KITS 05/2022

S-199.7, Ivan Pavel, Aviation Military Academy, Hradec Králové,

Czechoslovakia March 17, 1950

The seventh “Mezek” produced by Avia was test flown on

January 10, 1948, accepted by the military on February 3,

and flown to LP 7 (Aviation Regiment 7) on March 15 of the

same year. The aircraft was delivered with an oil cooler,

but after damage that occurred on April 1, 1949, it underwent a factory repair which included the installation of

a heat exchanger and sliding canopy. From February 7,

1950, it served with the Aviation Military Academy (LVA)

in Hradec Králové, where it received the A-784 code. On

March 17, 1950, it was damaged in a collision with another

aircraft (S-199.82). The student pilot, Ivan Pavel, made

an emergency belly landing. Subsequently, this aircraft

underwent a general overhaul during September-November that year and later served with No. 45 Air Artillery

Regiment in Pilsen from November 1953. The aircraft is

interesting for its white and blue spinner, which were the

colors of the academy.

S-199.210, Aviation Regiment 5, Dobřany (Líně) AB, Czechoslovakia, 1950

Nose-art was rare on Czechoslovak Air Force aircraft in

the 1950´s and 1960´s. Rigid discipline and regulations did

not favor such activities, but from time to time commanders apparently turned a blind eye to a certain level of

expressionism. Something like this may have happened in

1949 or 1950 at LP 5 (Aviation Regiment 5). A carefully

crafted heraldic silhouette in white appeared on the aircraft. We will probably never know which emblem was to

be subsequently added to it, because before the painting

could be finished, the aircraft suffered an emergency

landing. During subsequent repairs, the aircraft either received a new engine cowling or the in-progress nose-art

was deleted. One likely possibility of the original intent

might be the emblem of the local football club Baník Líně.

As a result, this aircraft can be modeled in both its real

form, i.e., with the white coat of arms only, or in the form

it probably would have taken, if higher powers had not

intervened. We don't know if the emblem would have been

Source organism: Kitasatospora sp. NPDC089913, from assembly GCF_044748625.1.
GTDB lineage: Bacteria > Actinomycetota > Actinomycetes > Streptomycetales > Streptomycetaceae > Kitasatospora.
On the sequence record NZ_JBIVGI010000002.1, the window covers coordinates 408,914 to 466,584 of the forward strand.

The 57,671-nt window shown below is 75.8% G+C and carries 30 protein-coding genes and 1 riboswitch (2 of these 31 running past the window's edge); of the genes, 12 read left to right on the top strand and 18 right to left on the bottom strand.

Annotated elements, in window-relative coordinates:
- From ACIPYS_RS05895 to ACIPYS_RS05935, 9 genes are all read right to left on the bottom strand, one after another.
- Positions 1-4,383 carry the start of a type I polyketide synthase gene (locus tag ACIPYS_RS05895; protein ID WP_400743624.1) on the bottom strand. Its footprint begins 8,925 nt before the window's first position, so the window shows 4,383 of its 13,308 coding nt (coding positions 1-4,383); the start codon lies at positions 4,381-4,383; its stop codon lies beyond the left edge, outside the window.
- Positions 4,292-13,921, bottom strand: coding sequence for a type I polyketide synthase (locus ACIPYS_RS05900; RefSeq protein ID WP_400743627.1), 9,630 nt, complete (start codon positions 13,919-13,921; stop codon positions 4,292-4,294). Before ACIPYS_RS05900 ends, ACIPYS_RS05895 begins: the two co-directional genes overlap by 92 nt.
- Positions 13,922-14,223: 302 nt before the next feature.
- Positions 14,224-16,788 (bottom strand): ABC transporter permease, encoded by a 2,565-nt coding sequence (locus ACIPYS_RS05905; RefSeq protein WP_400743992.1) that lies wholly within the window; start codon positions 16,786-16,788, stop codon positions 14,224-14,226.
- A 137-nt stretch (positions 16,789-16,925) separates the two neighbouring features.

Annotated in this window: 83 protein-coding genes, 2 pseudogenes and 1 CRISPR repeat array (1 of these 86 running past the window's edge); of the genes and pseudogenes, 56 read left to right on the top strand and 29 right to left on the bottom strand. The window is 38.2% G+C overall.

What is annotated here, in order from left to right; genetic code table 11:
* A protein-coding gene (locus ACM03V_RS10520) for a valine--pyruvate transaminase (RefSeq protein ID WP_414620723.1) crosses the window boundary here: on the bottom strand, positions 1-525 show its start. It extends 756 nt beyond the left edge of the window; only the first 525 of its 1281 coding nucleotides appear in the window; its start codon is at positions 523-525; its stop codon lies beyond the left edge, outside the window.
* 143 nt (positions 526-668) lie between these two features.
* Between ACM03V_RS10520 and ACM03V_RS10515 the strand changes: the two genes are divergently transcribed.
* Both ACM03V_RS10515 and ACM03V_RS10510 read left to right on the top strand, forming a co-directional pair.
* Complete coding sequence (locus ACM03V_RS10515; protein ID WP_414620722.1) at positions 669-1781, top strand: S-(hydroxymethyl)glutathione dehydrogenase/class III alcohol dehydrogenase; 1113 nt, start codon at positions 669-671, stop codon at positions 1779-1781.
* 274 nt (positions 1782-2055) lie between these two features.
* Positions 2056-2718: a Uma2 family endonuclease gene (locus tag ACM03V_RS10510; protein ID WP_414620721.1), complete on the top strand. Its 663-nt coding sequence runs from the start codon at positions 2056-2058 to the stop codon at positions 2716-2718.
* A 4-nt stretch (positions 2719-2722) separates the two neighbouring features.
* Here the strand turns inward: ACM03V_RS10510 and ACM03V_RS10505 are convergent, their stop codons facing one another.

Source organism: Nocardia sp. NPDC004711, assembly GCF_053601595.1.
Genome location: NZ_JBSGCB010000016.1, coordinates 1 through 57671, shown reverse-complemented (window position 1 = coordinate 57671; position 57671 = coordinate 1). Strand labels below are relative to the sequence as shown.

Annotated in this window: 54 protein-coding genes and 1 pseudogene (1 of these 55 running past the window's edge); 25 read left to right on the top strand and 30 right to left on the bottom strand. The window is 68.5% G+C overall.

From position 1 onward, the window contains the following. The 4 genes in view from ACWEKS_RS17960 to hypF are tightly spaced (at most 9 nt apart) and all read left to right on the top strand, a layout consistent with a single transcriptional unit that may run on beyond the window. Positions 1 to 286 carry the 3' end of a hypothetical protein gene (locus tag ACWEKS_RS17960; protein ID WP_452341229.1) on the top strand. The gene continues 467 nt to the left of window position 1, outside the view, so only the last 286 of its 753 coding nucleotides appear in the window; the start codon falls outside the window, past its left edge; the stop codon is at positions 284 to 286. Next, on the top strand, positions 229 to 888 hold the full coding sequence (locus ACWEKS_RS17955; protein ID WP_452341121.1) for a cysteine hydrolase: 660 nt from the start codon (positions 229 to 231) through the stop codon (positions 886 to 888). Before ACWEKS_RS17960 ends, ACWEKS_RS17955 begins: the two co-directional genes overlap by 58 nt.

painted on the starboard side as well, since only the port

side was photographed. However, decals are provided for

either version. The aircraft was subsequently used by

training units. It was handed over by LP 5 (Aviation Regiment No. 5) on July 8, 1950 to the Aviation Training School.

From April 1953, it served with No. 4 lsp (Aviation Training

Regiment 4) and then was transferred to No. 2 lsp (Aviation Training Regiment 2). Finally, at the end of 1954, it was

passed on to No. 1 lsp (Aviation Training Regiment 1) where

it completed its service career.

S-199.310, PFC Josef Mucha, Aviation School Regiment 5, Zvolen,

Sliač AB, Czechoslovakia, August 1952

This “Mezek” was assigned to LP 7 (Aviation Regiment

7) on August 4, 1948 and flew first with the Staff Flight

coded JP-1. Later, it was assigned to No. 3 Squadron and

the code was changed to KT-3. On March 9, 1949, it was

damaged during an emergency landing near Boskovice

and was sent in for factory repairs. Staff Captain Truhlář

conduct an acceptance flight on July 14, 1949, in Kunovice

and on August 17, 1950, the aircraft was transferred from

LP 1 (Aviation Regiment 1) to the Aviation School. Later,

after repairs at Avia, it was assigned to LSP 5 (Aviation


INFO Eduard

School Regiment 5), where it received the code UL-51.

On August 26, 1952, a take-off was aborted by PFC Josef

Mucha, causing damage. No further records are available.

This aircraft is listed among the ones delivered to Israel,

although the records of its service in Czechoslovakia contradict this. The same can be said for S-199s Nos. 302, 307

and 311. Of the five “Mezek” aircraft produced by Aero and

delivered to Israel as part of the second batch of fifteen

aircraft (ten being delivered by Avia), only the case of No.

287 is certain. As part of its service with the school regi-

ment, aircraft 310 was given yellow markings, indicating

its function as a trainer. These consisted of a band on the

spine at the rear fuselage and stripes on the upper sides of both wings. The wing stripes wrapped around the

leading edge before terminating behind it on the lower

surface. Interestingly, although the aircraft lacked the

wing-mounted machine guns, at least in available photographs, the spent cartridge collector bulges remained

below the wings.

May 2022